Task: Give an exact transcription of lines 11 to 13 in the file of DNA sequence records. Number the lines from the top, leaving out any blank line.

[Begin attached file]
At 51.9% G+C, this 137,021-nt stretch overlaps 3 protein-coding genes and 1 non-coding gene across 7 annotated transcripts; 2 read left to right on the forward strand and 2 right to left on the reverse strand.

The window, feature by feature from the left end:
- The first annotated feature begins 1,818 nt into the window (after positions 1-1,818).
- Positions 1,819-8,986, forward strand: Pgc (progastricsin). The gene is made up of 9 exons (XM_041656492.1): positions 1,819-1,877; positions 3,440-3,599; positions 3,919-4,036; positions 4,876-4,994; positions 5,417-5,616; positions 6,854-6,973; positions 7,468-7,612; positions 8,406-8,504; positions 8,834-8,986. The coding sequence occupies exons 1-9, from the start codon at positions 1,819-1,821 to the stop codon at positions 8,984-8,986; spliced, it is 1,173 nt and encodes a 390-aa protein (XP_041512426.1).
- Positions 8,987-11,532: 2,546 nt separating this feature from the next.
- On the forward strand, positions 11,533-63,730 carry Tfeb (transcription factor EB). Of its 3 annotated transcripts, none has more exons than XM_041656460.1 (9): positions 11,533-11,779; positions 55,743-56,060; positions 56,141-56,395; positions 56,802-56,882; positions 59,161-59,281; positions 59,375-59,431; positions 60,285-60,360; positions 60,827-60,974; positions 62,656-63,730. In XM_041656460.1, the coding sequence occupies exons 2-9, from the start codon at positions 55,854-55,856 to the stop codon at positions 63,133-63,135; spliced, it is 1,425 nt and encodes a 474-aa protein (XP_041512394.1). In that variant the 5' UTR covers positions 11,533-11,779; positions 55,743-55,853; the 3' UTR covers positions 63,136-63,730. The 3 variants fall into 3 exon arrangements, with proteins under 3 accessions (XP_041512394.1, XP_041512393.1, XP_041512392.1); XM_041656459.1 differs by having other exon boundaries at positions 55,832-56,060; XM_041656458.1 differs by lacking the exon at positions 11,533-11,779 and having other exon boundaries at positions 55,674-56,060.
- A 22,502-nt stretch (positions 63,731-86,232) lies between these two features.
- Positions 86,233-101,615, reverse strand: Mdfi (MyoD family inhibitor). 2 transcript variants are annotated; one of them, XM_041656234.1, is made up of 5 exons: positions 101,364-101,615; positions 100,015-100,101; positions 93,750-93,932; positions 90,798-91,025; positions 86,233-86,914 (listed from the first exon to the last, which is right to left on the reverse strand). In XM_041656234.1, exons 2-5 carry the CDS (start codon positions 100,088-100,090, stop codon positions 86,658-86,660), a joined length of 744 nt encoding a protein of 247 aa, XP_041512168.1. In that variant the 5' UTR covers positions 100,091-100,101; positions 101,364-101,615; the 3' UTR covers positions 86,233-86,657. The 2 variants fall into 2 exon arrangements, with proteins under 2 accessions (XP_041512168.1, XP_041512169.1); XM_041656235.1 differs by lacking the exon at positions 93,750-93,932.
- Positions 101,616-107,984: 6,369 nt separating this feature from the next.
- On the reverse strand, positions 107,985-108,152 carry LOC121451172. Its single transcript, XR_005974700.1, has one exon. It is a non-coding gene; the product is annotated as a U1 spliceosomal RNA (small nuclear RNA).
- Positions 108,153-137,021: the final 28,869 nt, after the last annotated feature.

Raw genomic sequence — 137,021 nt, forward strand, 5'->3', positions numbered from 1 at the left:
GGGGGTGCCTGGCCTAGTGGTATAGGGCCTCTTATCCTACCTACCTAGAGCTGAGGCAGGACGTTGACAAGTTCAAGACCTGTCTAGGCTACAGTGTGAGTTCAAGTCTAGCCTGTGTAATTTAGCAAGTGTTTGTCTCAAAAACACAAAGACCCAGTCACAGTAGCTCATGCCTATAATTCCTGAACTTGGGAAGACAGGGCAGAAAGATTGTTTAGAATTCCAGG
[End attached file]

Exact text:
- Positions 108,153-137,021: the final 28,869 nt, after the last annotated feature.

Raw genomic sequence — 137,021 nt, forward strand, 5'->3', positions numbered from 1 at the left:
GGGGGTGCCTGGCCTAGTGGTATAGGGCCTCTTATCCTACCTACCTAGAGCTGAGGCAGGACGTTGACAAGTTCAAGACCTGTCTAGGCTACAGTGTGAGTTCAAGTCTAGCCTGTGTAATTTAGCAAGTGTTTGTCTCAAAAACACAAAGACCCAGTCACAGTAGCTCATGCCTATAATTCCTGAACTTGGGAAGACAGGGCAGAAAGATTGTTTAGAATTCCAGG